The New York apparel team had plenty of talent — buyers, divisional merchandise managers, general merchandise managers, designers, product developers, planners, sourcing personnel and other positions — which Wal-Mart worked hard to attain, poaching from competitors such as Sears Holdings Corp., and paying them salaries that were sometimes 30 percent higher. “They overpaid to get people on board,” said a retail source.

“Most of the team will be looking for jobs here [New York] because the business model has changed,” observed Terre Simpson of Simpson Associates executive search, which specializes in fashion and retail. “The trend-driven capability of these senior executives is not as essential since the company is now going to a more structured and basic merchandising model. The company really wants to be commodity driven. It knows its customers really like Hanes and Fruit of the Loom, the basic national brands. The emphasis will now be on regenerating licensing arrangements with national brands. What they were trying to do in apparel at the New York office was something they couldn’t do as well as Target.”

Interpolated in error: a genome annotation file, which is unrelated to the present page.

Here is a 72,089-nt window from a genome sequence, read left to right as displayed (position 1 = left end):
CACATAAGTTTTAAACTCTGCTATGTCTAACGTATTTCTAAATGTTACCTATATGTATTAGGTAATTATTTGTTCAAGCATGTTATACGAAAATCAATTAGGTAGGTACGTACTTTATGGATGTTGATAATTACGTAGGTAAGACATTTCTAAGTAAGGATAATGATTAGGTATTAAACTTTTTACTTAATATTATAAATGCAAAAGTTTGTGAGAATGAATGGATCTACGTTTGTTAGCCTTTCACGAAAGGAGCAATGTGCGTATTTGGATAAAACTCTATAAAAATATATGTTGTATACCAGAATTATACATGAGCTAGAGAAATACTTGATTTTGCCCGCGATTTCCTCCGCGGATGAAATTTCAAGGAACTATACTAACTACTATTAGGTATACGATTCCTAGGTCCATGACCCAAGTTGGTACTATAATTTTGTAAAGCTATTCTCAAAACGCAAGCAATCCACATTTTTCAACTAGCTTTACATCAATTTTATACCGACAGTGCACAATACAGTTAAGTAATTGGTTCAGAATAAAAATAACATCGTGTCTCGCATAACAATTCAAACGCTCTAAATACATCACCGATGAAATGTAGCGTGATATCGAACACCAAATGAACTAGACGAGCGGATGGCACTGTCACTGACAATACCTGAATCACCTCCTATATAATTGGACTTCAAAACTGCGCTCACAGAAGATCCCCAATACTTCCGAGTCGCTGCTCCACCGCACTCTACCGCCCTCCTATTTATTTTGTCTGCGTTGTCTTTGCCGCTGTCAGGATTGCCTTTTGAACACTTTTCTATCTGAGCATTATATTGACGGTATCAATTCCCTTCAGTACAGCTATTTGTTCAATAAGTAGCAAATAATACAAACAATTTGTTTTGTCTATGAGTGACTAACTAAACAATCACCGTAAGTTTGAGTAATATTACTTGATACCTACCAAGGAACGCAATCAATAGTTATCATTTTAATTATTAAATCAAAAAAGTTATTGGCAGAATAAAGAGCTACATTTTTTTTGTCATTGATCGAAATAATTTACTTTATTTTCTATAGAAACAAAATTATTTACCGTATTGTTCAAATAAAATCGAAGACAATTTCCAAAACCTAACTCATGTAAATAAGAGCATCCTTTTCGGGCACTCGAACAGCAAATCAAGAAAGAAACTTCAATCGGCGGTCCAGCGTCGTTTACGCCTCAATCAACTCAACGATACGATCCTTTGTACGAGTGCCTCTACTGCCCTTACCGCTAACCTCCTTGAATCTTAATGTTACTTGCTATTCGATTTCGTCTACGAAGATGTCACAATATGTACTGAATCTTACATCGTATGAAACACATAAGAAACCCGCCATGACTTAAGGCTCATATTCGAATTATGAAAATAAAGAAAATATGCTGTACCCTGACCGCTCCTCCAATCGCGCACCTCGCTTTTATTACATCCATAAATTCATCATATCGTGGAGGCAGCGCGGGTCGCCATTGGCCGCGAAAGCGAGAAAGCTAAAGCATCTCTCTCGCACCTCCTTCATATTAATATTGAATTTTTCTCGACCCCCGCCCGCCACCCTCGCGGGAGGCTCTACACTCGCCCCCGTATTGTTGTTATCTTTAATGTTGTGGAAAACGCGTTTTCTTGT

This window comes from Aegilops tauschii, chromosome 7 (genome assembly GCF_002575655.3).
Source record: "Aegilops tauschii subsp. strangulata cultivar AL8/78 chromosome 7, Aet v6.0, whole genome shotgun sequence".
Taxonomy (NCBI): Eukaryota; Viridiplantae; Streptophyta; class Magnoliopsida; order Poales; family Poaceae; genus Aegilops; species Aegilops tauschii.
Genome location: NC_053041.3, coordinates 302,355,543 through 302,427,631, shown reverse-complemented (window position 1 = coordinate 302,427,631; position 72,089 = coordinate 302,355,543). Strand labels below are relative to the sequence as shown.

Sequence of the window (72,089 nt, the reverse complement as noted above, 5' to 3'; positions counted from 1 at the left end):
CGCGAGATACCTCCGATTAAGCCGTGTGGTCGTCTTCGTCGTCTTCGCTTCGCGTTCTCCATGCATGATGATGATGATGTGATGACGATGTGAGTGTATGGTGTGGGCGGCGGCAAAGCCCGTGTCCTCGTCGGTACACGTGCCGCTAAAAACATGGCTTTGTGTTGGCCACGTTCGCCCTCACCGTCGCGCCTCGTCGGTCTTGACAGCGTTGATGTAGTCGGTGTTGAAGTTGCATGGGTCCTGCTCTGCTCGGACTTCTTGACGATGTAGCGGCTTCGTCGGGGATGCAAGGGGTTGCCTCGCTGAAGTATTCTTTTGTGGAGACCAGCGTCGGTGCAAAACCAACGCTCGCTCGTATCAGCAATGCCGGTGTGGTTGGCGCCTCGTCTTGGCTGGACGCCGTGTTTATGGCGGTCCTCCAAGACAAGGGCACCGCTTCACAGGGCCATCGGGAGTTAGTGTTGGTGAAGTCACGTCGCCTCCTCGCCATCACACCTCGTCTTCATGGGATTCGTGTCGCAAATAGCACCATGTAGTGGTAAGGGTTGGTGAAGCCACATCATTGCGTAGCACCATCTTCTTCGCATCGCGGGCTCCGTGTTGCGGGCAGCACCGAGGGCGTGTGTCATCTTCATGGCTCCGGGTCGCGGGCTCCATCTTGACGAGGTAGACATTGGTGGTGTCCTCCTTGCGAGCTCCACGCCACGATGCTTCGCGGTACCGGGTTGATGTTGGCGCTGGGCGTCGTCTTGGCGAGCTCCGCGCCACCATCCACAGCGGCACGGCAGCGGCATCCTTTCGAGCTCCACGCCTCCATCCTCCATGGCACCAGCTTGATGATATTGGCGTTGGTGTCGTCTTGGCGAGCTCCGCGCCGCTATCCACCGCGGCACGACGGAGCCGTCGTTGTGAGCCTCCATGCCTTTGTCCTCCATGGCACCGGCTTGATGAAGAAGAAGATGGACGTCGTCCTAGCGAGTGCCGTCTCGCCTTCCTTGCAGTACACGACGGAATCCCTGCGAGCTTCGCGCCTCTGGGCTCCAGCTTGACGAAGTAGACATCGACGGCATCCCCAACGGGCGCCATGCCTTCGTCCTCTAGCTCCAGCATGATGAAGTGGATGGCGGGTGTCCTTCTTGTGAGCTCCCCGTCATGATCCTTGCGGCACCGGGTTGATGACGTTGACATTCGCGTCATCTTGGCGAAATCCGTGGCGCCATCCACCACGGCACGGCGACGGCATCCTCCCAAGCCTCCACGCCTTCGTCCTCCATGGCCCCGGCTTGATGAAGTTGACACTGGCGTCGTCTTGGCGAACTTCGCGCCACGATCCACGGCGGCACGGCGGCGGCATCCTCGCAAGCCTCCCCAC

Wal-Mart’s apparel revenues will account for between 6 and 7 percent of the chain’s total volume in the second half of 2011, whereas 10 years ago apparel revenues accounted for a low-double-digit percentage, according to Craig Johnson, president, Customer Growth Partners. With the apparel office closing, “The worry is whether this portends that Wal-Mart is just going to be a very good grocery store with a TV, home and hardware caboose. Commodity apparel products like socks have lower margins. Groceries is also a lower-margin business. Better fashion can get you better margins. Target has shown, by bringing in some design flair, you can succeed in apparel. But you can’t become a Target overnight. It has to be a step-by-step process to build things up.” He said Target Corp.’s apparel accounts for about 20 percent of the discounter’s volume, which last year came to $68.4 billion, while Wal-Mart reached $431.9 billion.